Christmas in Russia

Christmas or New Years?

After the 1917 Revolution, the Communists banned Christmas in Russia and the Soviet Union.  So, for 75 years, it was not celebrated as a religious or cultural holiday.  During that time the Christmas traditions were re-invented as New Years traditions.  In 1992, after the fall of the Soviet Union, Christmas was once again openly observed, however, many of the traditions have remained as New Years traditions.

The Christmas Meal

Christmas in Russia is celebrated on January 7th. because the Russian Orthodox Church celebrates in accordance with the old Julian calendar.  The celebration begins on Christmas Eve (January 6th.), when a fast is observed for the whole day until the first star appears in the sky.  Then, the fast is broken with the Christmas meal.  The family gathers around the table to honor the coming Christ Child.  They cover the table with a white tablecloth to symbolize Christ's swaddling clothes.  They scatter hay on the table as a reminder of the stable where Christ was born, and a tall white candle is used as a centerpiece, symbolizing Christ as the Light of the World.  Next to the candle, there is a large round loaf of bread which symbolizes Christ as the Bread of Life.  The meal traditionally consists of 12 different foods, symbolic of the 12 apostles.  The meal is meatless, but usually includes fish, sauerkraut soup, parsley potatoes, peas, kidney beans, nuts, figs and dates.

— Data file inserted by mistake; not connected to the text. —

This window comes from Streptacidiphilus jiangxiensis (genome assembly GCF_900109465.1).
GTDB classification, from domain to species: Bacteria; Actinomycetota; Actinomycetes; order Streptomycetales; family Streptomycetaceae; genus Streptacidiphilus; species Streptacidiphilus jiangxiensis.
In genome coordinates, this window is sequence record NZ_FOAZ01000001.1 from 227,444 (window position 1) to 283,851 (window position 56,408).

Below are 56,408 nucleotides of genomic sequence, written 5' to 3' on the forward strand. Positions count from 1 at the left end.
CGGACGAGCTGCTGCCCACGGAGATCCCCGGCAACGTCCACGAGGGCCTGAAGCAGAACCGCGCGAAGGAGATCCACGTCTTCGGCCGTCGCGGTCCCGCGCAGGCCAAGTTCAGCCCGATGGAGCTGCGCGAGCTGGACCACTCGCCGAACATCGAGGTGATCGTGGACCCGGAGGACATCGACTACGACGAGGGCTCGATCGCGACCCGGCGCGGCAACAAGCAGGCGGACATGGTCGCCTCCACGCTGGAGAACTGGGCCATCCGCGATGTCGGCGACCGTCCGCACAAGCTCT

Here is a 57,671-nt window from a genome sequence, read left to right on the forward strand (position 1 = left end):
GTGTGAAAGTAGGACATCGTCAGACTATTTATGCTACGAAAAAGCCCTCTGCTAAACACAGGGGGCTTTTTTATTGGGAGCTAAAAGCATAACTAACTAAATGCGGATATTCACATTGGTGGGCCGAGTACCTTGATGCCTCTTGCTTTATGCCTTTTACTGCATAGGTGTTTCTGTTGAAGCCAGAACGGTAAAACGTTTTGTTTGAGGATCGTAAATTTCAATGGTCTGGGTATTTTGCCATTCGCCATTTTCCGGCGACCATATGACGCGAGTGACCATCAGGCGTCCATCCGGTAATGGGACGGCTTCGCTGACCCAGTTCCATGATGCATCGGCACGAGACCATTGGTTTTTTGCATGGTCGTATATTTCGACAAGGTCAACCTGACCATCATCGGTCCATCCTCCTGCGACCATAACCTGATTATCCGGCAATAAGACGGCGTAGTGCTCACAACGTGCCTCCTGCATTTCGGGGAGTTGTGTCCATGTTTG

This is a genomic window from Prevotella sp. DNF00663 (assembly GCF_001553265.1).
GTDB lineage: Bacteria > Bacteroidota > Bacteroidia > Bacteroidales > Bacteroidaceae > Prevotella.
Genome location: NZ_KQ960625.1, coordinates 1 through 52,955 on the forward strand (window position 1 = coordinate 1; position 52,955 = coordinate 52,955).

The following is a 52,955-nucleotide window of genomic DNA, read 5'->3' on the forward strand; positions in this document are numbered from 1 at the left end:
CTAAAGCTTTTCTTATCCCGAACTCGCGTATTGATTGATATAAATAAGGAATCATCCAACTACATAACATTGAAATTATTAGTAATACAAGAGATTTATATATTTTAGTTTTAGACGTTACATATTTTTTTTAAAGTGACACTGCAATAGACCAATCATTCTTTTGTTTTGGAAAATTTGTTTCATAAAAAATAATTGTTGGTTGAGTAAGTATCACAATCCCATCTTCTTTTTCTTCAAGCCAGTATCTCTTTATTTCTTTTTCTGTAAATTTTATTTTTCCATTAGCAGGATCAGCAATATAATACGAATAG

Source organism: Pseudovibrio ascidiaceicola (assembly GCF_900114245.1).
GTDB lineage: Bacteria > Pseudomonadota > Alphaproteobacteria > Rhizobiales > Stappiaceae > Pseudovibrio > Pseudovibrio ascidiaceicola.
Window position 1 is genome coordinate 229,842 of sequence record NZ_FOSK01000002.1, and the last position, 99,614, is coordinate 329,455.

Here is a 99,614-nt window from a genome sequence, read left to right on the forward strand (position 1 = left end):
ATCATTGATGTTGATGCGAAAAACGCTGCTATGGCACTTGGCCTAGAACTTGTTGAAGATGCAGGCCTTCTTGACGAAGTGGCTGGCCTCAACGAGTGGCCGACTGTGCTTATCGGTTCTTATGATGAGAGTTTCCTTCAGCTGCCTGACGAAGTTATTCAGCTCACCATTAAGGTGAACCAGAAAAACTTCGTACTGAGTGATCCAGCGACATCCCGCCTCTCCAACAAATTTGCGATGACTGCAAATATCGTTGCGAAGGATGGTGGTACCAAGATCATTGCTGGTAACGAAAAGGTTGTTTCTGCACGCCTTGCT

Grandfather Frost and the Snowmaiden

Grandfather Frost (Ded Moroz) is the Russian version of St. Nicholas.  He looks very much like the western Santa Claus, except he wears a blue suit.  He travels across the frozen ground of Russia in a 'troika', which is a sled drawn by 3 horses abreast.  He brings gifts to the children on New Years, and is accompanied by a young girl, the Snowmaiden (Snyegurochka), who helps him distribute gifts to the children.  The gifts are placed under a Christmas tree (or New Years tree) that is decorated with ornaments, homemade decorations, candy and fruit.

It is wonderful that Christmas is once again being celebrated in Russia, and that the Russian people can openly worship the Christ of Christmas!

Click here to read about Christmas in Hungary

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